Definitions

from The American Heritage® Dictionary of the English Language, 5th Edition.

  • transitive verb To hold or carry (a weapon) diagonally across the body, with the muzzle or blade near the left shoulder.
  • noun The position of a rifle or other weapon when ported.
  • noun The manner in which one carries oneself; bearing.
  • noun A rich sweet fortified wine.
  • noun The left-hand side of a ship or aircraft facing forward.
  • adjective Of, relating to, or on the port.
  • transitive & intransitive verb To turn (a craft) or make a shift to the port side.
  • noun An opening in a ship's side providing access to the interior.
  • noun A porthole.
  • noun Archaic A cover for a porthole.
  • noun An opening, as in a cylinder or valve face, for the passage of steam or fluid.
  • noun A hole in an armored vehicle or a fortified structure for viewing or for firing weapons.
  • noun An entrance to or exit from a data network.
  • noun A connection point for a peripheral device.
  • noun Scots A gateway or portal, as to a town.
  • transitive verb Computers To modify (software) for use on a different machine or platform.
  • noun A place on a waterway with facilities for loading and unloading ships.
  • noun A city or town on a waterway with such facilities.
  • noun The waterfront district of a city.
  • noun A place along a coast that gives ships and boats protection from storms and rough water; a harbor.
  • noun A port of entry.

from The Century Dictionary.

  • To carry or bring into port.
  • To bear; carry; convey.
  • To carry in military fashion; carry (a weapon, as a rifle) with both hands in a slanting direction upward and toward the left, crossing the body in front, in execution of the military command “Portarms,” or, as now given, “Arms port.”
  • noun A bay, cove, inlet, or recess of the sea, or of a lake or the mouth of a river, where vessels can be protected from storms; a harbor or haven, whether natural or artificial.
  • noun A place where there is a constant resort of vessels for the purpose of loading and unloading; specifically, in law, a place where persons and merchandise are allowed to pass into and out of the realm and at which customs officers are stationed for the purpose of inspecting or appraising imported goods. In this sense a port may exist on the frontier, where the foreign communication is by land.
  • noun Bearing; carriage; demeanor; air; mien: as, the port of a gentleman.
  • noun State: style; establishment; retinue.
  • noun Synonyms Deportment, address.
  • Nautical, to turn or shift to the left or larboard side of a ship: as, to port the helm (that is, to shift the tiller over to the port or left side).
  • Nautical, to turn or shift to the left or larboard, as a ship.
  • To furnish with doors or gates.
  • noun A gate; an entrance; a portal; specifically, the gate of a town or fortress.
  • noun An opening in the side of a ship; specifically, an embrasure in the side of a ship of war, through which cannon are pointed; a port-hole; also, the covering or shutter of such an opening.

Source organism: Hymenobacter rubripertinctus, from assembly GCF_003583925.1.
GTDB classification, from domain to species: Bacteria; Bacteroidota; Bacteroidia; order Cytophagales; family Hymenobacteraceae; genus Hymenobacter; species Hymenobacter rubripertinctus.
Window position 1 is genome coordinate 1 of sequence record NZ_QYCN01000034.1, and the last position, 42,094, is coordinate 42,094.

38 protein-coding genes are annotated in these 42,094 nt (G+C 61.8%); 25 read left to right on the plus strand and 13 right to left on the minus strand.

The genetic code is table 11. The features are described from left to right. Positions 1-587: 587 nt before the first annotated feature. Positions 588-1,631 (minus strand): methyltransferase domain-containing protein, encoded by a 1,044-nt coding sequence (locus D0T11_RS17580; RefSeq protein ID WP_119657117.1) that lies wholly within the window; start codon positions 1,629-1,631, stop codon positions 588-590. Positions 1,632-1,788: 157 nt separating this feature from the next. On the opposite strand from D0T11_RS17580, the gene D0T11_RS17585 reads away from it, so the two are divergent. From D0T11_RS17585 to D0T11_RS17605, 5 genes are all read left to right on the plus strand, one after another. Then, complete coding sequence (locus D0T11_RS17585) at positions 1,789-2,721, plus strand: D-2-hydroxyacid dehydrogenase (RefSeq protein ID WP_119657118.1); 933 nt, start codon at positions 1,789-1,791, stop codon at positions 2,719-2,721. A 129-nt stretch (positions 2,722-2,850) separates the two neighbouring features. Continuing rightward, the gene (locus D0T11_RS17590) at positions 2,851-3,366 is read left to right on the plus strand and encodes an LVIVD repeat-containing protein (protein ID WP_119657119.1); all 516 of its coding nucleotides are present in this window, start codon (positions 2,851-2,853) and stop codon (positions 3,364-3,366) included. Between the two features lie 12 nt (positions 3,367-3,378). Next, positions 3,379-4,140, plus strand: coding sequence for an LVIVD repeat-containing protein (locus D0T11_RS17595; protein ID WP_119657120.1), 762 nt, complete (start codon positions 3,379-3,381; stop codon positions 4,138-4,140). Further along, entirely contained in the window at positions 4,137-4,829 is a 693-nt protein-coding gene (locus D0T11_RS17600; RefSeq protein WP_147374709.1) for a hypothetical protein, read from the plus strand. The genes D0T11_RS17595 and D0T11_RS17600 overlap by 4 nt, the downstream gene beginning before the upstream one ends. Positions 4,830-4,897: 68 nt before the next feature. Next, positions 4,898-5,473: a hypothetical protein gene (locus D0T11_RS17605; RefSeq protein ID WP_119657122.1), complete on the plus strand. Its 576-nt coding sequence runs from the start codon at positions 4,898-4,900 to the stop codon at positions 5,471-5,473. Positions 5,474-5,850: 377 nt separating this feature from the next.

• noun In heraldry, the door or gate of a castle, used as a bearing.
  • noun An aperture for the passage of Steam, air, water, etc.
  • noun In harness, a curved piece of metal used as a mouthpiece in some forms of bit. Such a bit is called a port-bit.
  • noun In armor, the socket or bucket in which the butt of the lance was set when held upright: it was secured to the saddle or stirrup.
  • noun Martial music adapted to the bagpipes.
  • noun Nautical, the larboard or left side of a ship (when one is looking forward): as, “the ship heels to port”; “hard a port.”
  • noun A wine of Portugal, named from Oporto (see above).
  • noun An abbreviation of Portugal and Portuguese.

from the GNU version of the Collaborative International Dictionary of English.

  • noun A dark red or purple astringent wine made in Portugal. It contains a large percentage of alcohol.
  • noun A place where ships may ride secure from storms; a sheltered inlet, bay, or cove; a harbor; a haven. Used also figuratively.
  • noun In law and commercial usage, a harbor where vessels are admitted to discharge and receive cargoes, from whence they depart and where they finish their voyages.
  • noun See under Free.
  • noun (Naut,) A bar, as of sand, at the mouth of, or in, a port.

Etymologies

from The American Heritage® Dictionary of the English Language, 4th Edition

[French porter, to carry, from Old French, from Latin portāre; see per- in Indo-European roots. N., Middle English porte, from Old French port, from porter, to carry.]

from The American Heritage® Dictionary of the English Language, 4th Edition

[After Oporto.]

from The American Heritage® Dictionary of the English Language, 4th Edition

[Probably from port side, from port.]

from The American Heritage® Dictionary of the English Language, 4th Edition

[Middle English, gate, porthole, from Old French porte, gate, from Latin porta; see per- in Indo-European roots.]

from The American Heritage® Dictionary of the English Language, 4th Edition

[Middle English, from Old English, from Latin portus; see per- in Indo-European roots.]

from Wiktionary, Creative Commons Attribution/Share-Alike License

From Latin porta ("passage, gate"), reinforced in Middle English, from Old French porte.

from Wiktionary, Creative Commons Attribution/Share-Alike License

Named from Portuguese Oporto, a city in Portugal from whence the wines were originally shipped.

from Wiktionary, Creative Commons Attribution/Share-Alike License

Old English port, from Latin portus ("port, harbour").

from Wiktionary, Creative Commons Attribution/Share-Alike License

Abbreviation of portmanteau.

from Wiktionary, Creative Commons Attribution/Share-Alike License

From Old French porter, from Latin portare ("carry"). Akin to transport, portable.

Examples

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